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Considering Suicide? STOP!

Suicide IS PERMANENT!

IF YOU NEED IMMEDIATE HELP...

Information on understanding and helping the suicidal person.The internet is not a great place for immediate one-on-one communication. If you're feeling suicidal or overwhelmed by anxiety, internet help is available, but should be tried only after you have called a friend, loved one, clergy, doctor, local hotline, or 911.

To access slower internet help, contact Samaritans. Samaritans is a British institution providing free and confidential suicide intervention. They can be contacted by email This email address is being protected from spambots. You need JavaScript enabled to view it. or This email address is being protected from spambots. You need JavaScript enabled to view it.. They answer their mail once a day. To talk to a Samaritan by phone, get the number at their web site: UK and Ireland, rest of world.

If you have a friend or a loved one who is suicidal:

Understanding and Helping a Suicidal Person

What Can I Do To Help Someone Who May Be Suicidal?

1. TAKE IT SERIOUSLY

a. Myth: "The people who talk about it don't do it." Studies have found that more than 75% of all completed suicides did things in the few weeks or months prior to their deaths to indicate to others that they were in deep despair. Anyone expressing suicidal feelings needs immediate attention.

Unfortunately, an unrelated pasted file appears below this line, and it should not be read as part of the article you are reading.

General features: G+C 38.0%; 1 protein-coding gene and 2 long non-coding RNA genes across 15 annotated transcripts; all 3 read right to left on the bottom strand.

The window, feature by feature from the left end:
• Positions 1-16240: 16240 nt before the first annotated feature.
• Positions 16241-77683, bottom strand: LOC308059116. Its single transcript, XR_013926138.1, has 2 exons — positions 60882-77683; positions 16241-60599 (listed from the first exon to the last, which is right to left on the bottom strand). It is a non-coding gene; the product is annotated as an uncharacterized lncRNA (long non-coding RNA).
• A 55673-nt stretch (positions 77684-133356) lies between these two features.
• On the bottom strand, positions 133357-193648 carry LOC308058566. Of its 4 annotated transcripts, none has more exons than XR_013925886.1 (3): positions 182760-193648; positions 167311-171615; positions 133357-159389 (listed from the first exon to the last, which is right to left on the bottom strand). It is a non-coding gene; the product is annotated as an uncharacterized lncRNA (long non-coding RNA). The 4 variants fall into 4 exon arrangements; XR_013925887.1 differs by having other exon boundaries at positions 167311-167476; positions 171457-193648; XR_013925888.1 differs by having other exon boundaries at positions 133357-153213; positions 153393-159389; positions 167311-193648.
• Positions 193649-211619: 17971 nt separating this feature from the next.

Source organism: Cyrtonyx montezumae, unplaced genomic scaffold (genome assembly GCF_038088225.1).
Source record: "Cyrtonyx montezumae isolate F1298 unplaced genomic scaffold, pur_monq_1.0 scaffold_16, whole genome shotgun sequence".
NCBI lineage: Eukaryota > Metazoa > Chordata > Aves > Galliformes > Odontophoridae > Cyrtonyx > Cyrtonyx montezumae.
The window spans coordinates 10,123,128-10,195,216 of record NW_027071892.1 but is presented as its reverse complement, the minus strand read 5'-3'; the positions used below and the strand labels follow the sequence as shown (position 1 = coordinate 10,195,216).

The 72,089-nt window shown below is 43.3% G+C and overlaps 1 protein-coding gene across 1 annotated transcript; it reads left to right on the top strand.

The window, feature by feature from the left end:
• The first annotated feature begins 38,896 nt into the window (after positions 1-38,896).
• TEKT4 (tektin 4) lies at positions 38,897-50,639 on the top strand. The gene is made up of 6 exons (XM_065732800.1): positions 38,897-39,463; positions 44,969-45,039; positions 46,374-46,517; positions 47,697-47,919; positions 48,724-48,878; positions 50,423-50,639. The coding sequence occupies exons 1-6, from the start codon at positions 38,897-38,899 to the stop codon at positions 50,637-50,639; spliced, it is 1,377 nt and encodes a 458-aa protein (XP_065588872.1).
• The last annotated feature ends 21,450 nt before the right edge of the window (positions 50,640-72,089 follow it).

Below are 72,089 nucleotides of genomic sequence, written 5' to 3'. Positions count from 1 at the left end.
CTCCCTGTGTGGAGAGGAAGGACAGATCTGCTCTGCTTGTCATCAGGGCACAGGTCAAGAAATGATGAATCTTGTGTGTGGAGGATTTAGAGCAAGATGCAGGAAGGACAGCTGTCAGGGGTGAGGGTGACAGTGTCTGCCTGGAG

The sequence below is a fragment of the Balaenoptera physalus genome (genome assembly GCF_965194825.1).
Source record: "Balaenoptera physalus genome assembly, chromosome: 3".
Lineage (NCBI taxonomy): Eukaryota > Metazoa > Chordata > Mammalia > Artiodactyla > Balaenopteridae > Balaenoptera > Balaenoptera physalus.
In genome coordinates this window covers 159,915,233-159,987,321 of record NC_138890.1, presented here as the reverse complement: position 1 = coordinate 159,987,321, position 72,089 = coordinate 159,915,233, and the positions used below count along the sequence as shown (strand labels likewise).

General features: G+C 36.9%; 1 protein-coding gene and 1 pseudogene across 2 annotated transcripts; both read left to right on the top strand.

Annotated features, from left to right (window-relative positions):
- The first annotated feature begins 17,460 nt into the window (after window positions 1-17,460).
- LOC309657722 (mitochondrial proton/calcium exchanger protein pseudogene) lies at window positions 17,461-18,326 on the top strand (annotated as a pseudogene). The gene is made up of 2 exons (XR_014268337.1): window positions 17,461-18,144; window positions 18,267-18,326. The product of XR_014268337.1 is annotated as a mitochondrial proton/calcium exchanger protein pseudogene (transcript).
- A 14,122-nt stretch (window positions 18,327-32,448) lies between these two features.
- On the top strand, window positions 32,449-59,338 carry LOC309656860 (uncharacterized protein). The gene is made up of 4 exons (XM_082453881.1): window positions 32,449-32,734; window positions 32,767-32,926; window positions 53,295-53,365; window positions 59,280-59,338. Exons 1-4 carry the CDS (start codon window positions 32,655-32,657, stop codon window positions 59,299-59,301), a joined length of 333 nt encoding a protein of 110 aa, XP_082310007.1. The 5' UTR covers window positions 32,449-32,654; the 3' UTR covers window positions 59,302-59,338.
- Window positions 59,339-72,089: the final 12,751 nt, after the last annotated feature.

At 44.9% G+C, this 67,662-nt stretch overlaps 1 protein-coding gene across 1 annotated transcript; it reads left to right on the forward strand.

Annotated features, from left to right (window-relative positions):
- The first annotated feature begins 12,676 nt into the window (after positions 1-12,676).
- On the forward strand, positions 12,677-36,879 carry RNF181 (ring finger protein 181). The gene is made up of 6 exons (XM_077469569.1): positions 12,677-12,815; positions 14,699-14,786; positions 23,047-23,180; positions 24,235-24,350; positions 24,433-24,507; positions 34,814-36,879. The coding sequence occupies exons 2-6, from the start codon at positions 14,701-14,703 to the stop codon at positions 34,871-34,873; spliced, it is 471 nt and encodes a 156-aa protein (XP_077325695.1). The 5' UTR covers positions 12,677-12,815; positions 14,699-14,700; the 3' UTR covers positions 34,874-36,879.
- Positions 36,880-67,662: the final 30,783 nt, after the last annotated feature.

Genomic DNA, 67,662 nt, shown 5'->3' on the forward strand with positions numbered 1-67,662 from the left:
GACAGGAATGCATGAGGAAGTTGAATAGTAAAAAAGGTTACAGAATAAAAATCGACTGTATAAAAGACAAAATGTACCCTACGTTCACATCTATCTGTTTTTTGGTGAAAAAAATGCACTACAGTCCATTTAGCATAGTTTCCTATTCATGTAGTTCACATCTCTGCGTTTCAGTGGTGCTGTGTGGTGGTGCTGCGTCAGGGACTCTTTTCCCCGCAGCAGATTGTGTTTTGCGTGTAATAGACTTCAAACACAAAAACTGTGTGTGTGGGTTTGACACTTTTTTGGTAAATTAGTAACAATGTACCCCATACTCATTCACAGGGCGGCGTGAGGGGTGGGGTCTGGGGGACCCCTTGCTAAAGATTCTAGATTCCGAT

b. Myth: "Anyone who tries to kill himself has got to be crazy." Perhaps 10% of all suicidal people are psychotic or have delusional beliefs about reality. Most suicidal people suffer from the recognized mental illness of depression; but many depressed people adequately manage their daily affairs. The absence of "craziness" does not mean the absence of suicide risk.

c. "Those problems weren't enough to commit suicide over," is often said by people who knew a completed suicide. You cannot assume that because you feel something is not worth being suicidal about, that the person you are with feels the same way. It is not how bad the problem is, but how badly it's hurting the person who has it.

2. REMEMBER: SUICIDAL BEHAVIOR IS A CRY FOR HELP

Myth: "If a someone is going to kill himself, nothing can stop him." The fact that a person is still alive is sufficient proof that part of him wants to remain alive. The suicidal person is ambivalent - part of him wants to live and part of him wants not so much death as he wants the pain to end. It is the part that wants to live that tells another "I feel suicidal." If a suicidal person turns to you it is likely that he believes that you are more caring, more informed about coping with misfortune, and more willing to protect his confidentiality. No matter how negative the manner and content of his talk, he is doing a positive thing and has a positive view of you.


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Last Updated: 13 June 2016
Reviewed by Harry Croft, MD

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